High Court rules against Government’s plan to cut teachers’ salaries over strike action; Declares decision to stop deduction of union dues unlawful

High Court rules against Government’s plan to cut teachers’ salaries over strike action; Declares decision to stop deduction of union dues unlawful

By Svetlana Marshall

High Court Judge Sandil Kissoon shut down the Government’s plans to deduct money from the salaries of teachers who were on strike earlier this year, by declaring that the strike was legal and the right to strike is enshrined in the Constitution.

The Judge also slammed the Government’s decision to discontinue deducting union dues from the salaries of teachers for the union as “arbitrary, unilateral, unconstitutional, and discriminatory”.

In his four-hour decision, the Judge analyzed the Laws and the Constitution of Guyana in addition to a number of landmark judgements and judicial reports, as well as the evidence presented to the Court.

During the earlier hearing of the matter, the Attorney General, Anil Nandlall, had argued that while there was “freedom to strike,” there was no right to strike under the Constitution, and as such the common law principle of “no work, no pay” was justifiably applied by the Government. Justice Kissoon rejected that argument in its entirety.

He said “the right to strike, like the right to engage in collective bargaining, is firmly embedded in the fundamental rights and freedoms guaranteed to every citizen of Guyana under the Constitution of the Co-operative Republic of Guyana”.

Lack of Collective Bargaining 

On the issue of collective bargaining, Justice Kissoon found that the Ministry of Education and the Government failed to engage in Collective Bargaining, despite the best efforts of the Union to engage in negotiations on its proposed multi-year agreement for the period 2019-2023, which includes the critical issue of wages and salaries.

Chief Education Officer -Saddam Hussein

The Judge said that between 2020 and the days leading up to the strike in February, “letters were sent to every conceivable person in authority” by the Union, including the President, and there was no evidence of a response, with the exception of the belated response of the Permanent Secretary of Education Ministry, and the Chief Labour Officer. 

The Judge also said the President meeting with educators in the absence of union representatives, could not been as any form of collective bargaining. He said many of the decisions taken by the Government were unilateral.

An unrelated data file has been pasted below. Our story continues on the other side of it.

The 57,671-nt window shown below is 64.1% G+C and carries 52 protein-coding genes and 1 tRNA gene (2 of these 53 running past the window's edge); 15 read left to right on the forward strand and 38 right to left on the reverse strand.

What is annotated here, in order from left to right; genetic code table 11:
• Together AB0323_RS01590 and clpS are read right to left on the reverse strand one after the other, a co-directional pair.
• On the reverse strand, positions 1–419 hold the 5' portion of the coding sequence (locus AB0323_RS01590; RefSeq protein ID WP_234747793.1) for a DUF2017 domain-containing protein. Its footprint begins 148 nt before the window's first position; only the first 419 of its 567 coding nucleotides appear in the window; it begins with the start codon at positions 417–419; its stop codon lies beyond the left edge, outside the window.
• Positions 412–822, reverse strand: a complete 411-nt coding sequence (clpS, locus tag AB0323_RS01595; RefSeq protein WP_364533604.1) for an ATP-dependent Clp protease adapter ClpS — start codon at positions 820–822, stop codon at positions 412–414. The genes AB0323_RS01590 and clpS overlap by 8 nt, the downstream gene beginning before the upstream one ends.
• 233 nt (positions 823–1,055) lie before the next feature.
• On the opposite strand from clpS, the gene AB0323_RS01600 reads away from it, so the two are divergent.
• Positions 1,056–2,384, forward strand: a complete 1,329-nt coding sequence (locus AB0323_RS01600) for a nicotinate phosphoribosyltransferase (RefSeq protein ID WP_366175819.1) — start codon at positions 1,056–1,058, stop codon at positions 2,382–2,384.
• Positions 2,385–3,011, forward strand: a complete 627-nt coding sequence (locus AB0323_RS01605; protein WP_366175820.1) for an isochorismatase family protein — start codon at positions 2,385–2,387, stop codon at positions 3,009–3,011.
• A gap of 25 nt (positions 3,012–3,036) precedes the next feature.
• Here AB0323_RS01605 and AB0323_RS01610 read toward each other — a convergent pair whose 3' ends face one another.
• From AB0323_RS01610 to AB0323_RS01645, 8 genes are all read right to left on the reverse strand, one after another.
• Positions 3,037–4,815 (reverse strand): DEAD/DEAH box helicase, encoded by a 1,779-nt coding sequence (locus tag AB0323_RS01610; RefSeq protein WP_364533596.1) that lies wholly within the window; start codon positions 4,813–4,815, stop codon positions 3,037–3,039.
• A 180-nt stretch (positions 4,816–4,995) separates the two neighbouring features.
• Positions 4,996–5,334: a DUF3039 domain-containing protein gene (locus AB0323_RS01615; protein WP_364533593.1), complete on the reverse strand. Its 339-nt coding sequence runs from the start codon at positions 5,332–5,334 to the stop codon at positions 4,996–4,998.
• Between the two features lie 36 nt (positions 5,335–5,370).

In the case of the Chief Labour Officer, the Judge said there was no evidence that he conducted a “single inquiry” to ascertain when the multi-year proposal was submitted by the Union, and whether the two sides had initiated negotiations. The Judge said instead, the Chief Labour Officer, relying only on correspondences from the Government, concluded that the conditions for conciliation and arbitration had not been met, when those were requested by the Union. 

The Judge concluded that the Government, including by the actions of the Chief Labour Officer, had created the condition for industrial action, given its refusal to engage in Collective Bargaining, and matters directly related to wages and salaries. 

Attorney General Anil Nandlall S.C

“The teachers lifted their voices and they asked for bread and they were given stones,” the Judge said. 

The Evidence 

Justice Kissoon said the Chief Education Officer, Saddam Hussain was not “full and frank” with the Court during his appearance, in an attempt to justify the actions of the Ministry of Education.

The Judge said under the scrutiny of cross-examination, Mr. Hussain bordered on tarnishing the reputation of his Office, adding that the evidence presented to the Court constituted a misrepresentation of the facts, and was found to be “inaccurate and self-serving,” and was further intended to deceive the Court. 

“The evidence of the CEO cannot be acted upon or relied upon by this Court,” the Judge said. 

The Court also found that the letter of the Permanent Secretary of the Ministry of Education, dated February 6, 2024, which was addressed to the President of the Guyana Teachers’ Union (GTU), included a number of “grave allegations of criminal nature” which were made against the General Secretary of the GTU, without any evidence, and communicated Government’s decision to discontinue to  the deduction of Union dues from the salaries of teachers. 

“Those allegations, those contentions, those assertions, erroneously, arbitrarily and unilaterally informed a decision based on a false premise, which is unlawful and has to be struck down,” the Judge said.

The Court also found that the evidence presented by the Second Vice President of the GTU, Julian Cambridge was “credible and direct.”

GTUC Attorney Roysdale Forde S.C

However, he said while Mr. Cambridge was unable to address certain issues regarding discussions between the Union and the Education Ministry, concerns raised were laid to rest when the Chief Education Officer was cross-examined by Senior Counsel Roydale Forde, who represented the Guyana Trades Union Congress in the matter.

The Attorneys for the Guyana Teachers Union and the Guyana Trades Union Congress have welcomed the decision of the Court.

GTU President Mark Lyte said he is pleased with the ruling and he believes it is now time for the Government to act properly.

Mr. Lyte said if the Government continues to ignore the union and its request for collective bargaining, it could find itself facing not only additional Court action, but a much larger strike.

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